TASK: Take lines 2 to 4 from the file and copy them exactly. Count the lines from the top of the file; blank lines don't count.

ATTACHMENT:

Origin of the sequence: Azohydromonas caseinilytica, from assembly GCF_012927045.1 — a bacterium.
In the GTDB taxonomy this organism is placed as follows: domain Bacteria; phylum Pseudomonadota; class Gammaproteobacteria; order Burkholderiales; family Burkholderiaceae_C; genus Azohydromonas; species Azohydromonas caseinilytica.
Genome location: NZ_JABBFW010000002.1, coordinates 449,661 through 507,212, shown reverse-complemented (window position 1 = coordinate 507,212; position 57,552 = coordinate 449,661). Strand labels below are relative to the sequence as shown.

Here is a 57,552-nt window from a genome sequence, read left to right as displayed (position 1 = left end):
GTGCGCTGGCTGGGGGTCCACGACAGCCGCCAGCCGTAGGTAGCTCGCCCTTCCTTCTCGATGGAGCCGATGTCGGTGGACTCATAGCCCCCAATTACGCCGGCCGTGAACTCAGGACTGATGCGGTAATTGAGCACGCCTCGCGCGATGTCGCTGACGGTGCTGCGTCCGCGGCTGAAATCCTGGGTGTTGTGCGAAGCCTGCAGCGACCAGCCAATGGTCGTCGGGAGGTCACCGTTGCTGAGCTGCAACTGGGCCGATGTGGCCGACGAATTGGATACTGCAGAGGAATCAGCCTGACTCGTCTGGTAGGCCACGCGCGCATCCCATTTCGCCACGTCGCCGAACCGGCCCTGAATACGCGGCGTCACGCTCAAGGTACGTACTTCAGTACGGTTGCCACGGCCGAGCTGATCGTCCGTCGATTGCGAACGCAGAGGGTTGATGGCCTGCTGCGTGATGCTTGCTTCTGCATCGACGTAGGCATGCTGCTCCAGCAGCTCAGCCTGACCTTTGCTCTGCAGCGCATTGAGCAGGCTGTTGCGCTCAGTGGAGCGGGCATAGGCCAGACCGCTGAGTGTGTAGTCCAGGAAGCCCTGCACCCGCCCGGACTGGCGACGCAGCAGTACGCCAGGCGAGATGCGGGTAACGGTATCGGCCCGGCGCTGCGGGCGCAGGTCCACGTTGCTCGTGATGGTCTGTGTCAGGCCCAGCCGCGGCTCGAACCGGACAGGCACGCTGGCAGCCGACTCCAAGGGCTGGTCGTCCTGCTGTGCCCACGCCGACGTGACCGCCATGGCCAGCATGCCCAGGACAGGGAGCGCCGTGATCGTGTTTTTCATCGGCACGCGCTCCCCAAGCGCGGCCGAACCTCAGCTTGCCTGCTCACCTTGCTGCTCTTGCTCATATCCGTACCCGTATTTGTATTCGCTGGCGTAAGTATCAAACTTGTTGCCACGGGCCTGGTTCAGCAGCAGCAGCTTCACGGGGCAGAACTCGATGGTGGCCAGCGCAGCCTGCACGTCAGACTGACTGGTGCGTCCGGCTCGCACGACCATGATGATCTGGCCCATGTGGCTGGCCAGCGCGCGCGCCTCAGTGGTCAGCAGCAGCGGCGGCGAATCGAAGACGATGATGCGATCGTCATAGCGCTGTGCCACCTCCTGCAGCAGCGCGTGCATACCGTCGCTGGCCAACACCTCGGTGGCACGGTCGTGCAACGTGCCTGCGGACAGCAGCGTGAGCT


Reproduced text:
In the GTDB taxonomy this organism is placed as follows: domain Bacteria; phylum Pseudomonadota; class Gammaproteobacteria; order Burkholderiales; family Burkholderiaceae_C; genus Azohydromonas; species Azohydromonas caseinilytica.
Genome location: NZ_JABBFW010000002.1, coordinates 449,661 through 507,212, shown reverse-complemented (window position 1 = coordinate 507,212; position 57,552 = coordinate 449,661). Strand labels below are relative to the sequence as shown.

Here is a 57,552-nt window from a genome sequence, read left to right as displayed (position 1 = left end):